That’s great. I’ll have to check that out. I think that it’s wonderful that he says daily and that can be a goal. It can be a little daunting to some people at first thinking that they’re going to have to fit in 15, 30 minutes an hour every day for themselves. It can be a little overwhelming, but I think that’s a great goal. Absolutely.

Ryan Cote:

Yeah. It’s a goal to strive for. Maybe you do it like once or twice a week like you said, then you build up to it. And then once you get to daily, there’s no turning back. What does the perfect day look like for you?

Jasmine Rice:

So the perfect day for me, I think it kind of depends on the time of year and where I’m at in the world. I think that a perfect day for me could consist of waking up in the morning, getting my morning run in, taking a shower, spending the day working with clients, creating material, being very productive, followed by dinner with my friends on a patio or, well, it’s going to be snowing here in Denver this weekend so maybe inside. But a different day could be waking up at my friend’s house who lives in Costa Rica and spending the day at the beach. So I think for me, it just kind of depends. I would say overall a perfect day for me is going to be one that I wake up and I’m still here.

Ryan Cote:

Do you feel like you’ve kind of designed your life to be, I mean, not the perfect day every day, but you’re very fulfilled and you’re almost living your perfect day every day.

Jasmine Rice:

I would say that I’m getting there. Absolutely. But being able to have flexibility is something that’s really important for me. Something that I wasn’t able to do when I had the nine to five. And so being self-employed, I’ve been able to have the freedom to do that. So yeah. I would say that just being able to have that flexibility has made me really appreciate my days a little more.

Ryan Cote:

I think flexibility is so key. At the time of this recording, it’s COVID and I’m working remotely and not that I have flexibility, but I don’t have to commute anymore. And so I do have a little bit more flexibility in my schedule and it does make a very big difference. Let’s talk about your business. What’s the hardest thing about your business and what are you doing about it to resolve it?

Jasmine Rice:

I think because I am new to the business, I’ve been self-employed for a year now. The hardest part for me is when you have those hard days, you have a choice on whether or not you’re going to keep pressing forward or maybe giving up and going back to that nine to five type of job and just not comparing myself to what other people in my industry are doing. And that was really difficult at first as well, seeing someone else that I’m networking with and they started their business around the same time as me and right now they’re a little more successful than I am and not comparing myself to them. So being able to be okay with where I’m at and look at the failures that I do come across and the mistakes that I make and learn from them and move forward and keep pressing forward. So I don’t have to go back to that nine to five.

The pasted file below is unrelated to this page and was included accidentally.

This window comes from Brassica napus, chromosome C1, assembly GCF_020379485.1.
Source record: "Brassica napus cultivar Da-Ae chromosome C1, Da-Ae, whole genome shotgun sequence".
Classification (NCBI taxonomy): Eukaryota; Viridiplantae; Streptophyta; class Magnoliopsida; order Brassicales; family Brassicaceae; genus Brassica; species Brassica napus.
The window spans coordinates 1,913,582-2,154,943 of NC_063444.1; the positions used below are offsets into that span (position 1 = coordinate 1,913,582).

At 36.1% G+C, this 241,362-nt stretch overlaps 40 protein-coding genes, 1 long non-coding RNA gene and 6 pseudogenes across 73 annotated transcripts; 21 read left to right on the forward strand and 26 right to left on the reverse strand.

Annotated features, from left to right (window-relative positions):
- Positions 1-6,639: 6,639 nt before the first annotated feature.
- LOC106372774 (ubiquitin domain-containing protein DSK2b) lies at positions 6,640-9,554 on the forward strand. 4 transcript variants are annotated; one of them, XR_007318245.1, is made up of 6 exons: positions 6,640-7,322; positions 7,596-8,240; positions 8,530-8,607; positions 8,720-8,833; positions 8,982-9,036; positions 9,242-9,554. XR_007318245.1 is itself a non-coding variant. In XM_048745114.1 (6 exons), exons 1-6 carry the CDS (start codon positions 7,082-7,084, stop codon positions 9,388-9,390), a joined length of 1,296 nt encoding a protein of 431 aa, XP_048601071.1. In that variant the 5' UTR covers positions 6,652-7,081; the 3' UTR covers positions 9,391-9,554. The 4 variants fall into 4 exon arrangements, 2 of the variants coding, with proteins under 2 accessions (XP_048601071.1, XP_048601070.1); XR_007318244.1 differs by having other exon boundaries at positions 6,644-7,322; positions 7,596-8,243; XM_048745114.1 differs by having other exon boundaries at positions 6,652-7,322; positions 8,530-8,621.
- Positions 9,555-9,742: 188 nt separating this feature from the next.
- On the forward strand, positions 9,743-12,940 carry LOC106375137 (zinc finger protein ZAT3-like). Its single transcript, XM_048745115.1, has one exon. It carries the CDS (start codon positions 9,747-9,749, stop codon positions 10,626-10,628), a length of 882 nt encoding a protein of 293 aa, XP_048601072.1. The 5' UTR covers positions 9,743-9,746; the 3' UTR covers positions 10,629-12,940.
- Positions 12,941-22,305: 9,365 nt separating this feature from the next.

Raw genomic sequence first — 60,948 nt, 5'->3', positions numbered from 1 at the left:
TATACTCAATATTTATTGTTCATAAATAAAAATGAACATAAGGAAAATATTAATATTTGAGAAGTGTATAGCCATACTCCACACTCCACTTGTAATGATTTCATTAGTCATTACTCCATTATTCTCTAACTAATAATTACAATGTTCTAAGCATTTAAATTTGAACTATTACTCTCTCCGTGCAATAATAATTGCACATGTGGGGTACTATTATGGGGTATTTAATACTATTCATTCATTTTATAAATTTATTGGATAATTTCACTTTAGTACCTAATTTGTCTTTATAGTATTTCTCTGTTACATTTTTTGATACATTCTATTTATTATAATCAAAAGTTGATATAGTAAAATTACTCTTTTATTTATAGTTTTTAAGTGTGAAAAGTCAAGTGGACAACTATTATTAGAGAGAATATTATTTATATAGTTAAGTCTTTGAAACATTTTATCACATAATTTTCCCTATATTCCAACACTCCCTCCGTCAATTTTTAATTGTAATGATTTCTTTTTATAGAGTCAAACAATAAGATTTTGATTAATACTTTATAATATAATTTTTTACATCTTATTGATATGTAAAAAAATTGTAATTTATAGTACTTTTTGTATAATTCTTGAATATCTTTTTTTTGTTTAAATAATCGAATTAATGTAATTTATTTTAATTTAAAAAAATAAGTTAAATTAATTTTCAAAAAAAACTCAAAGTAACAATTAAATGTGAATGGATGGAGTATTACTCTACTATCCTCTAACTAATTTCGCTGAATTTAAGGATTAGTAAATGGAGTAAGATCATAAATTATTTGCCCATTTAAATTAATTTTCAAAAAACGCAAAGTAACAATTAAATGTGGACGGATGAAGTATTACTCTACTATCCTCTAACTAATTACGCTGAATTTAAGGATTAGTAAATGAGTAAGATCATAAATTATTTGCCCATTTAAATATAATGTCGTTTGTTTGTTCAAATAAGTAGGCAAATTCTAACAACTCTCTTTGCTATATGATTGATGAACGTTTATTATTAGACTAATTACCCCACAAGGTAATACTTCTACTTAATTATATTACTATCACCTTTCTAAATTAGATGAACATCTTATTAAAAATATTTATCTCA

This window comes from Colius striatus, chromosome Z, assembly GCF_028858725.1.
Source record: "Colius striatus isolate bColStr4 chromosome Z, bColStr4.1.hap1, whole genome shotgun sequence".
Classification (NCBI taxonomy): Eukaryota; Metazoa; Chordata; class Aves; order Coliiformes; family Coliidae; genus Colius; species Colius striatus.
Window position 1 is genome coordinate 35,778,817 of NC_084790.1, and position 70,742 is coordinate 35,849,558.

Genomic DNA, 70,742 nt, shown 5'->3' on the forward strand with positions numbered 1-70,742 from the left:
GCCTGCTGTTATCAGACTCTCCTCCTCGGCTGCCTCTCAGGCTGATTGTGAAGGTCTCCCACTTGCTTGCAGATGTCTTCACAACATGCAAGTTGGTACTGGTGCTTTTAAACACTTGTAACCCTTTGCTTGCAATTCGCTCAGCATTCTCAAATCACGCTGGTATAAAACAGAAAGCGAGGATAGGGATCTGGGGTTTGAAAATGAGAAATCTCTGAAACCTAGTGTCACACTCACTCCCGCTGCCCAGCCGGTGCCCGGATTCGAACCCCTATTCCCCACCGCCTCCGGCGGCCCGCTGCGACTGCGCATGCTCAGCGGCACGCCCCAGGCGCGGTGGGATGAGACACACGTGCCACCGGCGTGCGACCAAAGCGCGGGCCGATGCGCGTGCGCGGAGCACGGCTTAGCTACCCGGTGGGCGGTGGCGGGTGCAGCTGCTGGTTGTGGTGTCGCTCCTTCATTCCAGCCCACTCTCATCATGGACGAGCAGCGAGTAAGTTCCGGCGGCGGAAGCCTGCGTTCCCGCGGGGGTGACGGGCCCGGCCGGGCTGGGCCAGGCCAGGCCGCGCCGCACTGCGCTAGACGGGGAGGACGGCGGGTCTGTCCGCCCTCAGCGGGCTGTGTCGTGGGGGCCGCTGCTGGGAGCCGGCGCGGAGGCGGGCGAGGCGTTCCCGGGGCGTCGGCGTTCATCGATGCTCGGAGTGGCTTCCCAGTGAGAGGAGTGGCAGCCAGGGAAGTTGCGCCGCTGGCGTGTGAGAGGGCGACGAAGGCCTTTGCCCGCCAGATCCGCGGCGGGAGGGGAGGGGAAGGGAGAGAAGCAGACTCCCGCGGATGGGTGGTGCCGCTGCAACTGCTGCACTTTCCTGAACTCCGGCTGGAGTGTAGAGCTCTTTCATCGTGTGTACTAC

Ryan Cote:

Yeah. I think, not comparing yourself, I think that’s an issue that most people struggle with, something that’s a pretty common thing. I mean, I try to clear myself, you know, it’s easy to see someone more successful in whatever that means and compare yourself. I try to remind myself to, it’s going to sound corny, but compare myself to the version of the person that I think I can become because that’s really all that matters. And I think it’s natural to try to suppress the comparison to other people because, in front of you, I think it’s just a work in progress for sure.

Jasmine Rice:

Absolutely. We, as humans, we just naturally want to compare ourselves and it’s difficult, I think right now with everybody on the internet, more so because many people are working from home and, you know, social media and you see people out there and it’s difficult to not compare where you’re at in life or even your body to other people’s. And so just being able to look at what you’re doing, be happy that you’re where you’re at in life, and not comparing it to other people’s because you don’t know what anybody else is going through. And when you do look at the internet and people are putting their best face forward, and you don’t always know what’s behind the scenes.

Ryan Cote:

That’s very true. If you look at my Instagram, we did a road trip not too long ago. And on my Instagram there are pictures of my daughter’s, smiling with me being goofy, but then there’s plenty of moments in between that it was not like that at all. So you’re right. It’s everyone’s highlight reel for sure. Well, you mentioned happiness, so what’s your definition and approach to happiness?